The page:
Theory Essay

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History

The ”sociological canon” includes Karl Marx, Max Weber, and Emile Durkheim – authors whose seminal books, most published before 1800, are assigned in practically all sociological theory courses. Along with several of their contemporaries and near-contemporaries, their masterworks comprise sociology’s body of classical theory. Although this body of work was prone to grandiose rhetoric and minimal empirical validation, today these demerits are usually forgiven in view of the trailblazing nature of the work.

Between the classical period and the 1980s or so, contemporary theorizing resided in what is sometimes called the modern era. Sociology experienced a great upsurge of activity and visibility between around 1920 to 1970. Some of this activity was due to the rise of critical theory led by Theodor Adorno, Max Horkheimer, and others. An ascension of American sociology also occurred during this period, owing to the Chicago School (W. I. Thomas, Florian Znaniecki, Robert Park, Charles Horton Cooley, and Herbert Blumer), Harvard University (including Pitirim Sorokin, Talcott Parsons, and Georg Homans), and Columbia University (including Robert K. Merton, Paul Lazarsfeld, Daniel Bell, C. Wright Mills, and William J. Goode). Every school of theorizing spawned multiple offspring: feminist, postmodernist, agency-structure, and modernity approaches, to cite just a few.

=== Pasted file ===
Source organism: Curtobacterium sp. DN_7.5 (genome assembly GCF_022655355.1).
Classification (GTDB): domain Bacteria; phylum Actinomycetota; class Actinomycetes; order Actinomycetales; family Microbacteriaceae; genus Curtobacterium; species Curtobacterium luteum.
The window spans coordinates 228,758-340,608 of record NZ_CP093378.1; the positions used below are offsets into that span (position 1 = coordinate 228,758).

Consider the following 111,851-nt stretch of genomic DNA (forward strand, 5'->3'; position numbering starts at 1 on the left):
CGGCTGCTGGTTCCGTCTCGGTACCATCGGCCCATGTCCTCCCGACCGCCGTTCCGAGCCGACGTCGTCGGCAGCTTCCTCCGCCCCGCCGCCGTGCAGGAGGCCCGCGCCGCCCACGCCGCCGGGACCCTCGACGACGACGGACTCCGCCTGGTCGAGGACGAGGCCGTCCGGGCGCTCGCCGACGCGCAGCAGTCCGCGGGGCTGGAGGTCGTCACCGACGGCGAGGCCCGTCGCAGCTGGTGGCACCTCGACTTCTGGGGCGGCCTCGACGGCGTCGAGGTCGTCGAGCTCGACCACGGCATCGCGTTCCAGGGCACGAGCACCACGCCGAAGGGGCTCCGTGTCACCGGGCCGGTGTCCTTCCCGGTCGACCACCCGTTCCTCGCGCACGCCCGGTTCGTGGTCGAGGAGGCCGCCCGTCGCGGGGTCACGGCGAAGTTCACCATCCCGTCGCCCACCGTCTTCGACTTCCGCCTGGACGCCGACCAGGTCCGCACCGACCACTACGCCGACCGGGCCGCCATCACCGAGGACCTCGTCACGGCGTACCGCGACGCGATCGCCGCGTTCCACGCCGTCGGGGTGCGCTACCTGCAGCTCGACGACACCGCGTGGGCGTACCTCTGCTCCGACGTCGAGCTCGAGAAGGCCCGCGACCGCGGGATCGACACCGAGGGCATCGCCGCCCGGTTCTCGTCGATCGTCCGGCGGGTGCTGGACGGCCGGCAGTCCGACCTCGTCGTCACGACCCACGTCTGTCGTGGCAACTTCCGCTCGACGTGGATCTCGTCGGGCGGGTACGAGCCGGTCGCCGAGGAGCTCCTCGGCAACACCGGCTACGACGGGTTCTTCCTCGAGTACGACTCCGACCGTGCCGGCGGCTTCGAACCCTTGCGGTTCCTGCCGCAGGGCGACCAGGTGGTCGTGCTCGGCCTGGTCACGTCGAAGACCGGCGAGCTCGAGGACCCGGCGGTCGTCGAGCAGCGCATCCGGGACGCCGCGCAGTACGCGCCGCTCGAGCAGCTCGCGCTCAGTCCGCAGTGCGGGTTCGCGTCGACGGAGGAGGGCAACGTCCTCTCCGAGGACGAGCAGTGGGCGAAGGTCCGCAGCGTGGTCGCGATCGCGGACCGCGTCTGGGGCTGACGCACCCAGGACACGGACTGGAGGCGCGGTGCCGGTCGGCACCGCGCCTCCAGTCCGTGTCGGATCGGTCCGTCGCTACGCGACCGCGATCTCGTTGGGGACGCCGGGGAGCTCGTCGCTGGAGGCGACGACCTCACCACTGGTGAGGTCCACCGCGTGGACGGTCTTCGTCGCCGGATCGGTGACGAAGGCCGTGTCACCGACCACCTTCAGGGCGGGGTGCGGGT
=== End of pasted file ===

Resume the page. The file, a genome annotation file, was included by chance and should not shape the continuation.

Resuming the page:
Schools

Theories may be distinguished by major traditions or ”schools.” These tend to be general, thematic approaches, relatively open to varying interpretations, and difficult to test in direct and rigorous ways. Sociology encompasses dozens of schools, but several are foundational.

  • Functionalism (also called structural functionalism) once dominated sociology. It treated social systems as having differentiated, interdependent substructures with corresponding functions that operate in a coordinated fashion to maintain the integrity of the system as a whole. Early proponents included Auguste Comte, Herbert Spencer, and Durkheim, and later Merton and Parsons. The core ideas have continued to evolve through lines of work such as human ecology, organizational ecology, neo-functionalism, evolutionary approaches, and others.